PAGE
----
Jewish World Review Dec. 6, 2004 / 23 Kislev, 5765
It's news to us
The changing of the guard at NBC and CBS News is more a media event than a people event. Even though there is some sentimentality attached to the departures of Tom Brokaw and Dan Rather, few of us have emotion invested in them simply because our lives are so frenetic. Long gone are the days when guys like Walter Cronkite and Chet Huntley had an honored place in millions of American homes. That time in America featured an early family dinner and a ritual of national news viewing. Talk about "Jurassic Park"!
Another factor that has eroded the power of TV news is the deep suspicion among many Americans that the press is not looking out for them. While there is some paranoia in this area, there is also some truth to the notion that what you get with TV news is not always "the way it is," to quote Cronkite.
Many of the news decision makers today were children of the anti-war, anti-establishment 1960s. Their perceptions were formed in those freewheeling, anti-war years and core liberal philosophies were ingrained. So, now, we have a bunch of Baby Boomer journalists imparting their view of life to a nation that, often, does not share the '60s sensibilty. Remember, surveys showed that about 80 percent of the media favored John Kerry for president. The divide between the press and the everyday folks is enormous.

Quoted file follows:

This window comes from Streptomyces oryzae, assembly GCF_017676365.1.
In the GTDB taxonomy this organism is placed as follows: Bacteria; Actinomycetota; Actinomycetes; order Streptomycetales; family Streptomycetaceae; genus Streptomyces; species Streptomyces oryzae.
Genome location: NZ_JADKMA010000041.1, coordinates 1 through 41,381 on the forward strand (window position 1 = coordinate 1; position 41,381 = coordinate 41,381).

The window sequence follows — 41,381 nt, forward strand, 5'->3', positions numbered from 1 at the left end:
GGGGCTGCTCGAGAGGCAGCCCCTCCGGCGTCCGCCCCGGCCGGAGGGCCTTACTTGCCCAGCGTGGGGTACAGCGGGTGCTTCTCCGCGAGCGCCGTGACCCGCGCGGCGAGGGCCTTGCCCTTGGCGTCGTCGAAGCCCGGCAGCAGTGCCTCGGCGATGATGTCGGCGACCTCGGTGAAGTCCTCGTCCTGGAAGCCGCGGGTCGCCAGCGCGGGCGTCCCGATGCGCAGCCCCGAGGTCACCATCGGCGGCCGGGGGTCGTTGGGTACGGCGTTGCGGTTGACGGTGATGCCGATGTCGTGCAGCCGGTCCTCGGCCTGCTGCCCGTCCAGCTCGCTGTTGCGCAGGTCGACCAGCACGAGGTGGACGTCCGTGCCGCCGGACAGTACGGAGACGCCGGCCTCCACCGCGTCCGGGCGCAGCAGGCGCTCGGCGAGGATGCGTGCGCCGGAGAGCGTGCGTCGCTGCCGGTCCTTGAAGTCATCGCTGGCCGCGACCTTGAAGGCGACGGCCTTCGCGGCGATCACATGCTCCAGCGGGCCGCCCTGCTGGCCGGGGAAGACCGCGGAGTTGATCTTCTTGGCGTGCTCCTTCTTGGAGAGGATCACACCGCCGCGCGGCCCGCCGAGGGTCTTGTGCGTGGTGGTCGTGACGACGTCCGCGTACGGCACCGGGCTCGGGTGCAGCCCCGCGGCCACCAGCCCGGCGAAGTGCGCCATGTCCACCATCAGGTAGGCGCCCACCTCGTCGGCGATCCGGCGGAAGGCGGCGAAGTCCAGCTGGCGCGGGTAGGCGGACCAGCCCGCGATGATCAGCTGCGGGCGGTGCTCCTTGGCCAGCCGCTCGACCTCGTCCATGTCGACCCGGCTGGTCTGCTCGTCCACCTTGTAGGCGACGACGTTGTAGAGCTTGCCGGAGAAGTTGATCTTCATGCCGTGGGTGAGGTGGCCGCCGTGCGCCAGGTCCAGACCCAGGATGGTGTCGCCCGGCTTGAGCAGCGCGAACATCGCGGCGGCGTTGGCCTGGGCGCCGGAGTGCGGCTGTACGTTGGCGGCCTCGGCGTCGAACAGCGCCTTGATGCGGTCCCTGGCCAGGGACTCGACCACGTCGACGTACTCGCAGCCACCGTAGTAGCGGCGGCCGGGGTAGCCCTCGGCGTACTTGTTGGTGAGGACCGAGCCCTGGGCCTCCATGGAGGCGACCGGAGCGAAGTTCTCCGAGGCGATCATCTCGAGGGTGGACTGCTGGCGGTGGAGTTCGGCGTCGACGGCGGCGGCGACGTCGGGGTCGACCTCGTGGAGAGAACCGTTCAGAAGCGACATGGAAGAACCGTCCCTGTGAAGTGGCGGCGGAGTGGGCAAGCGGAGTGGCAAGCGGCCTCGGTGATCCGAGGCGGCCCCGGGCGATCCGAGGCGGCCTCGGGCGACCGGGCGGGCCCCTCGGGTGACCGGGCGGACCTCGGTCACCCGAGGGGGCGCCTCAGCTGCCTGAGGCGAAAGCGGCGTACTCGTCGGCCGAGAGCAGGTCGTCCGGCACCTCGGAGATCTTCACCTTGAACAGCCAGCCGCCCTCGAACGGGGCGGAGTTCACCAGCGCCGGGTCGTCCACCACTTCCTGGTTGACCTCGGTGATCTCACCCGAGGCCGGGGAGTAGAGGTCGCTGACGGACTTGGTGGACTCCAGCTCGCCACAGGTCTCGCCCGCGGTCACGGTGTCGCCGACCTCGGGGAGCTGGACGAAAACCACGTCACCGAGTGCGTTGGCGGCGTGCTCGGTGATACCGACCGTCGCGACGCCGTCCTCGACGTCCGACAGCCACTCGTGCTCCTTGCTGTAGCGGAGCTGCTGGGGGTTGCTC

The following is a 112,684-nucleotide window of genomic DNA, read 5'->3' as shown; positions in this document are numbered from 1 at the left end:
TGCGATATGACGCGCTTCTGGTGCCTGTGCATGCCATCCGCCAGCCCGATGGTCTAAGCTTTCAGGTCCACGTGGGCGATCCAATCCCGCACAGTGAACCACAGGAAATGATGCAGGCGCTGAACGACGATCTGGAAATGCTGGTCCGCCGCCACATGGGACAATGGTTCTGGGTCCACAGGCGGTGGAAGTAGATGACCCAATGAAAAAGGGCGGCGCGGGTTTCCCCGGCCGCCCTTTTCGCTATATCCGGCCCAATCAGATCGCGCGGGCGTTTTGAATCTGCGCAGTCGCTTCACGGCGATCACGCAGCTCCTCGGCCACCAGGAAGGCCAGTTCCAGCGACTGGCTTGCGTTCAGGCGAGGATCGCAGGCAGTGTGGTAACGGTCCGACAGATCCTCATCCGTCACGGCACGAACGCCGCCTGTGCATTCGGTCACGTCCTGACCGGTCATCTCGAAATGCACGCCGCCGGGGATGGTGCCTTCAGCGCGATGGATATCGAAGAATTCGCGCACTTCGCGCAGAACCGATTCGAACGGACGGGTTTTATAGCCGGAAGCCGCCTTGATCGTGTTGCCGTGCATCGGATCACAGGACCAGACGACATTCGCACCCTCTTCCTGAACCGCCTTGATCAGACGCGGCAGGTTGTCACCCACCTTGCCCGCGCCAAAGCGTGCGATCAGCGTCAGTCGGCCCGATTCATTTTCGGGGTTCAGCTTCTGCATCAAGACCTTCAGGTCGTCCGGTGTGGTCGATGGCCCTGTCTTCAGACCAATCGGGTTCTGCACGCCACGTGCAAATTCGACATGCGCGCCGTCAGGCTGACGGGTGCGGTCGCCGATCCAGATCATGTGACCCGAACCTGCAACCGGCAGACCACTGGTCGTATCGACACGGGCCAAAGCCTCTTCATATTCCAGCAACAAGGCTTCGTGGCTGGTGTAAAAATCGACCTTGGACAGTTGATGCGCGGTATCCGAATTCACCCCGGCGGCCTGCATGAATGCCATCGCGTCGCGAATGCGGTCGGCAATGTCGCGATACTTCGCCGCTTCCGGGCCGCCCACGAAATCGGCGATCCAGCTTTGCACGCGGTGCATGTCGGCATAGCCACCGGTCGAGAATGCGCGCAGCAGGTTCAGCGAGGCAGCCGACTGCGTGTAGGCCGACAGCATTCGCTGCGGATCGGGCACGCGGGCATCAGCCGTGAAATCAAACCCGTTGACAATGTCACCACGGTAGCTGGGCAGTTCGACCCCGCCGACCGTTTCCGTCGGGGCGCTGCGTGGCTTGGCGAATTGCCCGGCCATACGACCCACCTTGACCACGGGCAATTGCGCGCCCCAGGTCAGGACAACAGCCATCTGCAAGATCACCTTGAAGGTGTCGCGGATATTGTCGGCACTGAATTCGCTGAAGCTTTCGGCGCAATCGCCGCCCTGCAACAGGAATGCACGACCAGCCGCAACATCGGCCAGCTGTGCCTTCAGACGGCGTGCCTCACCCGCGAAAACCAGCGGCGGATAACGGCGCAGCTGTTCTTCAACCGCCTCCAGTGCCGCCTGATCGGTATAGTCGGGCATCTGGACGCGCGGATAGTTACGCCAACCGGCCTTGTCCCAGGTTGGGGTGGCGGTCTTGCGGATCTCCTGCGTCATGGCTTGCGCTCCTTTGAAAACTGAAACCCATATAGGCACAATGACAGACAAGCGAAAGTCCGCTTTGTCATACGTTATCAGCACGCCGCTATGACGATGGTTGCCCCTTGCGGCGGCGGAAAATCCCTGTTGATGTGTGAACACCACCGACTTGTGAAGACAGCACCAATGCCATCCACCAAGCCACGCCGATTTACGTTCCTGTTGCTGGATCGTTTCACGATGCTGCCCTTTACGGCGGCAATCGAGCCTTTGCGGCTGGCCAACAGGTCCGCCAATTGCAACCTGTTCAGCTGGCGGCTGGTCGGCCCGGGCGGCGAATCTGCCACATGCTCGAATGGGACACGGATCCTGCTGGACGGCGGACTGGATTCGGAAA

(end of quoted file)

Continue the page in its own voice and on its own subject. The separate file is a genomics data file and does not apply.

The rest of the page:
There is no question that the daily headline service provided by the Big Three networks is valuable. But it is a random, often timid, reportage. The intense culture war in America is often ignored or presented in a one-sided manner. Even network news supporters would have to admit that the presentations are extremely politically correct. For example, the joke in the industry is that the only time you hear a pro-life point of view is when some nut blows up an abortion clinic.
Thus, traditional and conservative Americans often feel they are underserved by national news services that pander to the elite and see the world from a Manhattan or Georgetown point of view. Folks in Tupelo, Miiss., have figured out their values don't matter in Rockefeller Center.
So the guard is changing, and the more traditional Fox News Channel is the chief beneficiary. That, of course, has caused enormous fear and loathing among the media establishment. In one of his last interviews before stepping down, Mr. Brokaw made it a point to say that the network news still dominates in the ratings. He pointed out that "Bill O'Reilly maybe gets 2 1/2 or 3 million viewers a night."
Well, my total audience last month doubled Brokaw's estimate, but that's not really the point. Fox News continues its dramatic rise as our competitors fall because it makes room for the traditionalist point of view and provides provocative analysis that is lacking in the network operations.
In this age of spin, deception and defamation, honest analysis is a must, even if one disagrees with the analyst. Most Americans realize the danger this country is facing both inside and outside our borders. Confronting that danger in a straightforward way will attract an audience. Doing a politically correct dance no longer will.
And that's really the way it is.
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JWR contributor Bill O'Reilly is host of the
Fox News show, "The O'Reilly Factor," and author
of, most recently, "Who's Looking Out for You?" Comments by clicking here.
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© 2004 Creators Syndicate